We take no pleasure, in the first place (as many do who are against us) to insinuate into the Affection of the People, by repeating what great things God hath done by us in the North and West Parts of the Kingdom, especially the latter, when all the Power and Arms of the united West, having less than the King himself and two Princes to be their Commanders, did fit before the City of Gloucester which not long before a small Party out of Wales, under the Command of the Lord of Ragland (since made Earl of Glamorgan) did make full account to master.
There is no delight taken to repeat with what Faithfulness and Courage that City was then, and afterwards preserved by one of us, and the whole Kingdom (as Affairs then stood) in relation unto it. We need not to declare, that the most able, and the most forward of the Soldiers of the Kingdom being there sorely hurt, or slain outright I made a way not only to facilitate the Victories to come, but to put the chief Staff of Command into those hands also who since have born it. For though that not long after the Earl of Essex did break not only the Head and the Heart of the King's Army at Newberry, he could not have the Honour to see the great Work accomplished in himself. It was the Virtue indeed and the Vigilance of Lucullus, to overcome the Puissant Mithridates of Asia, a Monarch of more than three Kingdoms, and to break at first that mighty and almost invincible Body of his Horse; but it was the Fortune afterwards of Pompey to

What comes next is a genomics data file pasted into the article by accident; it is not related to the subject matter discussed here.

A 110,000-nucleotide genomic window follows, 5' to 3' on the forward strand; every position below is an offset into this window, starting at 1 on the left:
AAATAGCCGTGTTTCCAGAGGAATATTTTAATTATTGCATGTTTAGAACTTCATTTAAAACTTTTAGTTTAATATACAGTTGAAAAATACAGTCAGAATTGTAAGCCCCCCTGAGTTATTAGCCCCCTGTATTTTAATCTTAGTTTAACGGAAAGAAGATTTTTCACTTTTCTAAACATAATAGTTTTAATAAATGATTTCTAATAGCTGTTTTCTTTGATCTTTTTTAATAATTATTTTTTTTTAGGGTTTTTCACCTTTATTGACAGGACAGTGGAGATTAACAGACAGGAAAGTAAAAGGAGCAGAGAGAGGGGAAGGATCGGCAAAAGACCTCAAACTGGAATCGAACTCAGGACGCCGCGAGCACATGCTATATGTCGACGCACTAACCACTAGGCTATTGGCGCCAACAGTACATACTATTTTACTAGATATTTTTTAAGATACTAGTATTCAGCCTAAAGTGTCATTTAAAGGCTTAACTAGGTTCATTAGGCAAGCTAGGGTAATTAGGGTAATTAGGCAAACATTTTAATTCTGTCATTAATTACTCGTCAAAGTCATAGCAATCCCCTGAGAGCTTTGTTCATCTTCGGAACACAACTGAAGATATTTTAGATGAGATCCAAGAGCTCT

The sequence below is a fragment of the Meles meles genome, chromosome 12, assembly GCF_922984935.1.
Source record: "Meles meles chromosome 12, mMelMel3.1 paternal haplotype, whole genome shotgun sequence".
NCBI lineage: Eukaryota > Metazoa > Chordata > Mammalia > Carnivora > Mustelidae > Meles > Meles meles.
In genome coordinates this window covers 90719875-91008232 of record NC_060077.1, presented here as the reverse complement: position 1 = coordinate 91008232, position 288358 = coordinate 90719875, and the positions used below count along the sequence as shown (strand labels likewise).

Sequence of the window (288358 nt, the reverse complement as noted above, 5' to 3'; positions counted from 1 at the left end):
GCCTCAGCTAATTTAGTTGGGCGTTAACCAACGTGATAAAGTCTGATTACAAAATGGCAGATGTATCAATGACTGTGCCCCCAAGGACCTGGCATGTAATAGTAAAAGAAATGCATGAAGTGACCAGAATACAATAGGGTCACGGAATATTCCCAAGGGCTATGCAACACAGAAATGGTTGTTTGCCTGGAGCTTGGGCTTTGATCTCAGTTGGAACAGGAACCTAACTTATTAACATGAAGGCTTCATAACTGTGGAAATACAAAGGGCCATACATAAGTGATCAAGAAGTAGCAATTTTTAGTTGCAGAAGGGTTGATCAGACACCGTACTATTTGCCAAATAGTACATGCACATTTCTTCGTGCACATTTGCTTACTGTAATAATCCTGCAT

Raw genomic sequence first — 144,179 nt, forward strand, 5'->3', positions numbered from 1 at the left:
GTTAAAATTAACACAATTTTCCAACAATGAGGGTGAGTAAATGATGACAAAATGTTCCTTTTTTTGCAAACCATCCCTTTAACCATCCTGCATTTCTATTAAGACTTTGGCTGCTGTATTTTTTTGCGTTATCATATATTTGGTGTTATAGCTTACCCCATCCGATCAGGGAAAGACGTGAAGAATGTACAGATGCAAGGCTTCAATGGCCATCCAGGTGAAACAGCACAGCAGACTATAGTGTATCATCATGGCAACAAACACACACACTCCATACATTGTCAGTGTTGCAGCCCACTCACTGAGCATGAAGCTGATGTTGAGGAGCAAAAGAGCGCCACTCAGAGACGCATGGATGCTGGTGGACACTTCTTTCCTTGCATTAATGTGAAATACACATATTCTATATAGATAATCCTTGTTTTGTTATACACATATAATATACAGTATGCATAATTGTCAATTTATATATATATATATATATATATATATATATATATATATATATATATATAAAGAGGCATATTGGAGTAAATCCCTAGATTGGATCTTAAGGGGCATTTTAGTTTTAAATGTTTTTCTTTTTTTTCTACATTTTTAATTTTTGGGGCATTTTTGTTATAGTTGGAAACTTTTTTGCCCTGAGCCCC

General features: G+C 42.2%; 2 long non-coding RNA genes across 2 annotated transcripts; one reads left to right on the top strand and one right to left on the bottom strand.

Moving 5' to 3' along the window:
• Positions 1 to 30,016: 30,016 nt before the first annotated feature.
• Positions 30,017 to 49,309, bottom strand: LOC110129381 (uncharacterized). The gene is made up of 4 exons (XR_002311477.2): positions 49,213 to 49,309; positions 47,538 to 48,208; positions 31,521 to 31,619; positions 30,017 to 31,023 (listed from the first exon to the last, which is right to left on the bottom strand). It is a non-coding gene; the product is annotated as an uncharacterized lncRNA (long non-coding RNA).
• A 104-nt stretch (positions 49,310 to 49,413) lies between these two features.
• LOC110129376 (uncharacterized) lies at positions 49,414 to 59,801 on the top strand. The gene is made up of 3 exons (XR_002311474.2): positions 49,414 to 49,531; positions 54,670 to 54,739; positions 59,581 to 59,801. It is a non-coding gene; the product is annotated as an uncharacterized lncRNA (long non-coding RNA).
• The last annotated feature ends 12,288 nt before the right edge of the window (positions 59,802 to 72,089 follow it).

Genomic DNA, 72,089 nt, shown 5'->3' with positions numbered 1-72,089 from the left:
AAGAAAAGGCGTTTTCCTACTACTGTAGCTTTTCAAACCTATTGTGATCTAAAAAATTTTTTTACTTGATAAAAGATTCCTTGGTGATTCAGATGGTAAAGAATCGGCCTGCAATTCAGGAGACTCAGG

ride in Triumph for it at Rome. Whilst we declare the Virtues of one great Commander, we take not from the Merits of another: And we are confident/there is no Breast of Honour can accuse us of detraction in giving the Dead their due. We shall for our own Parts forbear to mention the Services atchieved for the State, both in Gloucester-shire and the County of Wilts, at Newark, and in Cheshire, &c. and what especially was preformed in Somerset-shire, when first the great Body of General Goring's Horse was beaten. Doubtless there will be hereafter a review of all, and Persons that now lie dormant, will be roused up to tell the Mistaken their Errors. But let others Voice out-praise, it shall be enough for us to declare our Integrity.